Applying math outside of the classroom
A group of Gertie Belle Rogers Elementary School students stepped outside of the classroom on Wednesday to get a taste of how mathematics is applied in the real world.
For example, Brian Roberts, who is a wind turbine instructor at Mitchell Technical Institute, asked a group of students to solve an equation that converted wind speed from miles per hour to meters per second. In turn, the kids put their heads together and worked to solve the equation.
The group of students was one of four that took part in the event at MTI's campus, where third, fourth and fifth graders learned about how math is applied in several technical programs offered at MTI. The students split into four groups and had a choice to take part in agriculture, wind turbine, culinary or construction program sessions. Students had to pick their top three program sessions to participate in during the event.
"It gives kids a perspective of what we actually do as wind turbine technicians, and it's great to show them how math incorporates into the wind turbine field," Roberts said after showing the kids how to strap on a wind turbine harness. "Whatever industry they go into, this helps them see how often math is used everyday."
Exposing her students to show how specific math skills are used in various job sectors was always part of Molly Becker's vision for orchestrating the MTI exploratory day. Becker, a fifth-grade teacher at GBR, was the driving force behind organizing the inaugural event and applied for a grant to make it all come together.
"It's common to hear kids ask, 'When are we ever going to use this type of math?' and I wanted this to help show them that math is very important and it's used in so many ways in the working world," Becker said.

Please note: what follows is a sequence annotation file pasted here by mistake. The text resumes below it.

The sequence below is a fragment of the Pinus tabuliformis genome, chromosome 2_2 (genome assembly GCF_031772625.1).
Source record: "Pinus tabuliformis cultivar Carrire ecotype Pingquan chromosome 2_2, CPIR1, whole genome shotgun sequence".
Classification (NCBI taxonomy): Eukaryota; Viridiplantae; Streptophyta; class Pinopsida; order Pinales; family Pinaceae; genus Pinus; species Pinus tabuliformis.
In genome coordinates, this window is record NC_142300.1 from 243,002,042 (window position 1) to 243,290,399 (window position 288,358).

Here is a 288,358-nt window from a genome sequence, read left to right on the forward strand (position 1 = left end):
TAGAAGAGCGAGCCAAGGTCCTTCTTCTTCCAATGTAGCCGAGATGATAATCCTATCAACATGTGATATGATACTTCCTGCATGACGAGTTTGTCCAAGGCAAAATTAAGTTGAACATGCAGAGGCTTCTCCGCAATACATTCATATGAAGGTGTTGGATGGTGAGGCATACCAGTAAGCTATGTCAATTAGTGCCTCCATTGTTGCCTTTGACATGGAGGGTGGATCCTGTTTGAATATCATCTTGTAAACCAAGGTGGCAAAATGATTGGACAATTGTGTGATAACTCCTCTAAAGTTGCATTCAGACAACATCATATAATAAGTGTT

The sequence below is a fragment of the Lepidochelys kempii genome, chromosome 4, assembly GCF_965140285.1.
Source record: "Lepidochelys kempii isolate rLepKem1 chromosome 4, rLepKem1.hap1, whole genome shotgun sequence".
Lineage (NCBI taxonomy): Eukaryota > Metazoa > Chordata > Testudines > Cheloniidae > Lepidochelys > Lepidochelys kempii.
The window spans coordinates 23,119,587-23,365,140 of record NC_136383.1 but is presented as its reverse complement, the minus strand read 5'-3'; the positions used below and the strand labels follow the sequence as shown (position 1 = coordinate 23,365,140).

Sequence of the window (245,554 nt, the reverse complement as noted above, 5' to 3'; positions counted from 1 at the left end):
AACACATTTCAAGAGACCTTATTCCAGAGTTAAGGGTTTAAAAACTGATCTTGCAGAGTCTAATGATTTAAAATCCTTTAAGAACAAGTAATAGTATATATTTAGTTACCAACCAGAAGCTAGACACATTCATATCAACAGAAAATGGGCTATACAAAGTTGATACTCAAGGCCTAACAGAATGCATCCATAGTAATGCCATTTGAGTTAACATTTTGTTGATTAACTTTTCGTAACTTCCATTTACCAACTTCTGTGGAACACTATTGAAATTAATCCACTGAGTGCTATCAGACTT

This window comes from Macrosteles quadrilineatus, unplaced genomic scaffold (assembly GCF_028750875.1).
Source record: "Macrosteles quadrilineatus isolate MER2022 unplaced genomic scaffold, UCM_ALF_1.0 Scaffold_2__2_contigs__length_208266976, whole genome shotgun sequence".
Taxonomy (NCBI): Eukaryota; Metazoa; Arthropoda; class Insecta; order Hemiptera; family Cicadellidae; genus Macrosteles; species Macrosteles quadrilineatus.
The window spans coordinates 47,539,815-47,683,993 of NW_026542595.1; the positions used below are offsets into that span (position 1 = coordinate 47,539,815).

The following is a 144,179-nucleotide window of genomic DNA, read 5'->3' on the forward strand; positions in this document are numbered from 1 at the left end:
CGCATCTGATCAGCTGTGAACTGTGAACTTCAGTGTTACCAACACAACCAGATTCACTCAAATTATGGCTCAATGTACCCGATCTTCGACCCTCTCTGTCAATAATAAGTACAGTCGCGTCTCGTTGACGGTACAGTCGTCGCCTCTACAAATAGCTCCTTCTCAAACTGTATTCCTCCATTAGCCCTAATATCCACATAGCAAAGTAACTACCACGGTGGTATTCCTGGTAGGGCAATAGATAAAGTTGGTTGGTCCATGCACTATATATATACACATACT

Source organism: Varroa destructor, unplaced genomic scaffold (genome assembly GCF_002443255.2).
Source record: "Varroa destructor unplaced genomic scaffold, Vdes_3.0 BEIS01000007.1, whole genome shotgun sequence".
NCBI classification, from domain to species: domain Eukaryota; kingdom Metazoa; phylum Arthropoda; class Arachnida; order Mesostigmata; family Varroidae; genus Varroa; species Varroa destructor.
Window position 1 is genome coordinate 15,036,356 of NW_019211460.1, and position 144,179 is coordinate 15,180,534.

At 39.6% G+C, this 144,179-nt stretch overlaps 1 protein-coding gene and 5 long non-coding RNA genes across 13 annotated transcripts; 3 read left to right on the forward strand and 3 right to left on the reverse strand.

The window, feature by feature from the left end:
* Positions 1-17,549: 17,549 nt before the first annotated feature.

Leading up to Wednesday's educational field trip, Becker said the grant also helped her and several other GBR teachers implement a new math program through partnering with MTI in customizing lesson plans to help build the basic math skills needed for some of the programs offered at MTI. The program extended throughout the full school year and included three GBR math teachers.
"It's a customized math program and kids can work at their own level. We've been doing lesson plans that connect to some of the programs offered at MTI," Becker said. "It's really helped expose them to what kind of opportunities are available after high school."
Assisting Roberts during the wind turbine session was Nathan Lahue, a recent graduate of the program at MTI. He said it's never too early to begin exposing kids to career opportunities.
"This generation of kids are going to have some great opportunities in technical and trades jobs, and this helps them understand what all goes into these unique jobs," Lahue said. "Showing these kids the type of skills that go into these trades at such a young age will help them know the option is there."
After the students learned the basics of how wind is measured during the wind turbine session, Roberts and Lahue led them outside to provide an example of how large a wind turbine blade is. Measuring 150 feet, Roberts had the group of students stand next to each other beside the blade to give them a better visual representation of the size of a wind turbine blade.
The group then took the skills they learned in the early half of the session and collaborated to construct a two-foot mini model turbine. In working together to build a mini turbine, Roberts said it taught students the value of teamwork.
Jessica Gerlach, a fifth-grade student at GBR, said she enjoyed the hands-on learning experience.
"It was fun to use the tools to make the wind turbine," Gerlach said. "It was interesting to see how the battery was set up as well, and I was able to learn how wind turbine people use math."